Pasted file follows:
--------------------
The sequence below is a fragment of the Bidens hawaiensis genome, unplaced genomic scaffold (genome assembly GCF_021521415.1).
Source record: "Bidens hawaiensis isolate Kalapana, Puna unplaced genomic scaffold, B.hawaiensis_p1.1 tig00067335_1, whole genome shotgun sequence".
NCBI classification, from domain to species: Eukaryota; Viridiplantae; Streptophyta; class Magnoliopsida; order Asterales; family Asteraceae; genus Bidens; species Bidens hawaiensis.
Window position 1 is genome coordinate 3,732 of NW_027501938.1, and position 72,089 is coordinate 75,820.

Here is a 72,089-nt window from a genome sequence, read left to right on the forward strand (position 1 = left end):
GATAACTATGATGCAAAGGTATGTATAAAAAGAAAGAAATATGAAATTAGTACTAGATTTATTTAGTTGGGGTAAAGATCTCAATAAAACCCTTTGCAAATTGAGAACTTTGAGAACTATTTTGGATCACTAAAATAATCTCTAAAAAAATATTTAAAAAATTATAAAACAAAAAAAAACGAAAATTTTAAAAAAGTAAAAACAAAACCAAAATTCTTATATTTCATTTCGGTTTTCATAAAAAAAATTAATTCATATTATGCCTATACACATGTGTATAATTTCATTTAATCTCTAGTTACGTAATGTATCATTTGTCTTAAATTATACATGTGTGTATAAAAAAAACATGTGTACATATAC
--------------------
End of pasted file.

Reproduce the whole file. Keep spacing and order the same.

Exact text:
The sequence below is a fragment of the Bidens hawaiensis genome, unplaced genomic scaffold (genome assembly GCF_021521415.1).
Source record: "Bidens hawaiensis isolate Kalapana, Puna unplaced genomic scaffold, B.hawaiensis_p1.1 tig00067335_1, whole genome shotgun sequence".
NCBI classification, from domain to species: Eukaryota; Viridiplantae; Streptophyta; class Magnoliopsida; order Asterales; family Asteraceae; genus Bidens; species Bidens hawaiensis.
Window position 1 is genome coordinate 3,732 of NW_027501938.1, and position 72,089 is coordinate 75,820.

Here is a 72,089-nt window from a genome sequence, read left to right on the forward strand (position 1 = left end):
GATAACTATGATGCAAAGGTATGTATAAAAAGAAAGAAATATGAAATTAGTACTAGATTTATTTAGTTGGGGTAAAGATCTCAATAAAACCCTTTGCAAATTGAGAACTTTGAGAACTATTTTGGATCACTAAAATAATCTCTAAAAAAATATTTAAAAAATTATAAAACAAAAAAAAACGAAAATTTTAAAAAAGTAAAAACAAAACCAAAATTCTTATATTTCATTTCGGTTTTCATAAAAAAAATTAATTCATATTATGCCTATACACATGTGTATAATTTCATTTAATCTCTAGTTACGTAATGTATCATTTGTCTTAAATTATACATGTGTGTATAAAAAAAACATGTGTACATATAC